Some Most Overrated Exercises You Can Stop Doing

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You're a busy person, right? You want your time at the gym to be well spent, not wasted on exercises that won't get you anywhere in terms of fitness or strength. Unfortunately, there's a lot of misinformation out there, and that's resulted in many of us using precious gym time doing things that are either totally useless or not as result-spurring as other options. Read on to find out which five overrated exercises you can cut from your gym routine.


Abdominal and Side Plank-



These core-focused exercises certainly have their uses for beginners: abdominal and side planks help strengthen core muscles and improve overall stability.

But because these are static bodyweight exercise (as in, you're holding one position rather than flexing and unflexing your muscles), they quickly lose their potency once you reach a certain strength level, and then you're pretty much just hanging out.

If you can already hold the plank for 30-60 seconds and you're not looking to set a Guinness world record then try switching to exercises that challenge your stability dynamically, like a set of push-ups or more difficult variations of the plank.

Ultimately, once you can hold the plank or any other variation for 60 seconds or more it's time to change. Continuously doing the plank over and over again will only slow down your progress.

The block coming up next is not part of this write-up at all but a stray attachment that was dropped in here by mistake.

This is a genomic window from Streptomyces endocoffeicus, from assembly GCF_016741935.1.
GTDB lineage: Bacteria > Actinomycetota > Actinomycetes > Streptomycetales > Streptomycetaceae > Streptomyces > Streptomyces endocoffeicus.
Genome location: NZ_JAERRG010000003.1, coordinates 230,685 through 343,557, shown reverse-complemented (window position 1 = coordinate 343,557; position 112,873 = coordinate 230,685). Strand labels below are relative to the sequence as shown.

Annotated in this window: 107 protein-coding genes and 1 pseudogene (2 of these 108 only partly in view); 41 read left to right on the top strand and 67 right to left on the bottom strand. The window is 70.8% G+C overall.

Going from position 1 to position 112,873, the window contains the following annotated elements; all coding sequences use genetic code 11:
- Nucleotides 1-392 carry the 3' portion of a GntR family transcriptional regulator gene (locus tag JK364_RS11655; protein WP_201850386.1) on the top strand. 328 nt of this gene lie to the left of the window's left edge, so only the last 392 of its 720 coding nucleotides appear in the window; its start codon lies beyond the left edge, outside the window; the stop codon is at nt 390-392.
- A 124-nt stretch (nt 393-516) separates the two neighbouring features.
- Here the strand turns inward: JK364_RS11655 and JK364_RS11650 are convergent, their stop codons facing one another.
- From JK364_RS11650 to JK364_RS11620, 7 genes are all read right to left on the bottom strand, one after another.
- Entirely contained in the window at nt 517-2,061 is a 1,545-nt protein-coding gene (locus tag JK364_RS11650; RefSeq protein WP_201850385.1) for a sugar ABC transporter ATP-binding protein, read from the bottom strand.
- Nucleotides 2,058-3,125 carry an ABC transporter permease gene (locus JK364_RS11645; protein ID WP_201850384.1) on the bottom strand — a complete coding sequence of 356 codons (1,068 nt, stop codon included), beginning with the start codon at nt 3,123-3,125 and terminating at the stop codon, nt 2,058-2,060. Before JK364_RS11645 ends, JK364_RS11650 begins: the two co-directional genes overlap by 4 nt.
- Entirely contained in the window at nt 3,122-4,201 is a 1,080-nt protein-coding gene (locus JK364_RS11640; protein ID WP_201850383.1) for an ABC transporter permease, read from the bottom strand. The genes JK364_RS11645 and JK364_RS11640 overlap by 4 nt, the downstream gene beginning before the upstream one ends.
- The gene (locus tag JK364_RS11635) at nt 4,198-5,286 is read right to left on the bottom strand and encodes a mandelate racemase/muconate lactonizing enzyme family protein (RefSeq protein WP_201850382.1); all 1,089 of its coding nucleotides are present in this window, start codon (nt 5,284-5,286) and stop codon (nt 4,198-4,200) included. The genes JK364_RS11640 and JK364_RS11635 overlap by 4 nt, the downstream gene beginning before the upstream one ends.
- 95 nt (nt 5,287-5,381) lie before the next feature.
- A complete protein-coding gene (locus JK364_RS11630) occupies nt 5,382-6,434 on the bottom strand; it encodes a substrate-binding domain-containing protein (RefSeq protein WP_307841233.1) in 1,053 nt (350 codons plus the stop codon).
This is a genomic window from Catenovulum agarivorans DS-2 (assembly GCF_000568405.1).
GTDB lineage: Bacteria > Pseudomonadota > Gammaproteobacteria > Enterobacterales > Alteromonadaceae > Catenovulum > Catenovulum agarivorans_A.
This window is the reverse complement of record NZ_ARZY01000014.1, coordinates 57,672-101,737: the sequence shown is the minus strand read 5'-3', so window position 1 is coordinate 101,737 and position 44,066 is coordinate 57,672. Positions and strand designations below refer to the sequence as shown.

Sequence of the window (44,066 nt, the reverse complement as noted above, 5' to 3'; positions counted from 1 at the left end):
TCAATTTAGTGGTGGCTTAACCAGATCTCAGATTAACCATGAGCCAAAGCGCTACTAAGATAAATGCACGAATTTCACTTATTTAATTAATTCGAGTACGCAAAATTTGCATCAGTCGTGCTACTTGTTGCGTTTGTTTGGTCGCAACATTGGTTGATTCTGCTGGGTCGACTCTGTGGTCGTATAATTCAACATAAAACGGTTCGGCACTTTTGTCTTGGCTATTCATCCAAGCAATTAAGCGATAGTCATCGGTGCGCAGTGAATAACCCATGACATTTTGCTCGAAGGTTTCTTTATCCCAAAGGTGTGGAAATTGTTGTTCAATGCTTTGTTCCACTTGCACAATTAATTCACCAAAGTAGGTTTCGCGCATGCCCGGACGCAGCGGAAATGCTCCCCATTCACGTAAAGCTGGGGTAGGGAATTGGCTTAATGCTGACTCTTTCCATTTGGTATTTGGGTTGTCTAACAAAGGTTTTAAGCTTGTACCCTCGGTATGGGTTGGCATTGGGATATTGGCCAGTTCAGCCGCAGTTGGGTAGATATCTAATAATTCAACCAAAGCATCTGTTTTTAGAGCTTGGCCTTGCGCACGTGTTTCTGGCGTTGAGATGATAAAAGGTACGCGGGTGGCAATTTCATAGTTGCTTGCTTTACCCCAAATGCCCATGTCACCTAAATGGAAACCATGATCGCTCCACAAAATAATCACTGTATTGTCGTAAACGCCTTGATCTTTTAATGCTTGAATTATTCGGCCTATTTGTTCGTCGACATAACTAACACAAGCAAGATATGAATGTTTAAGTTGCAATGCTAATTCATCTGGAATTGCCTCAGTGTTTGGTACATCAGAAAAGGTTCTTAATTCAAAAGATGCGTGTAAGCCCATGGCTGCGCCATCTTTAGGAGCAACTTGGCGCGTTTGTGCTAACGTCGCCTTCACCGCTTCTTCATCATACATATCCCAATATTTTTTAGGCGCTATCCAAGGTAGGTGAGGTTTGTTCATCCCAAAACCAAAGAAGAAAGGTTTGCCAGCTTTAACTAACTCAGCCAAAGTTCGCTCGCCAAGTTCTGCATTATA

Challenge your body's ability to maintain a stable core while moving in a controlled manner and you will not only be able to improve faster but you'll also help prevent injuries in the long run.


Double Crunch-



Lie on your back with your legs bent at a 90-degree angle in the air with a rolled-up towel between your knees. Bend your elbows and place your hands behind your head. Bring your lower and upper body in toward each other and crunch. Be sure you're pulling in your abs. Complete as many as you can in one minute.


The Rolling Pike-



"The rolling pike is another great abdominal exercise because it works your central abs, as well as your shoulders, and your glutes," says Sean.

For this exercise, all you'll need is an exercise ball. Start in a plank position with the ball under your thighs, with your hands directly under your shoulders.

Lift your hips, and roll back under your shins without bending your knees. Hold in this position for a few seconds, then slowly return to your starting position. Do this exercise for about 6-8 reps. (This is exercise is bit more difficult to perform. If you think you may hurt yourself, use caution, or consult with your physician.)


Traditional Crunches-


Note that in our dynamic exercise suggestion we did not mention crunches. While many people think that doing a hundred crunches a day will get them rock solid abs, it simply isn't the case. Crunches only target one small abdominal muscle group, and can also place an undue amount of strain on the back and neck.

Think about adding some balance ball exercises to your routine instead, which tend to offer more variation and require more muscle action to stabilize your body with each movement.


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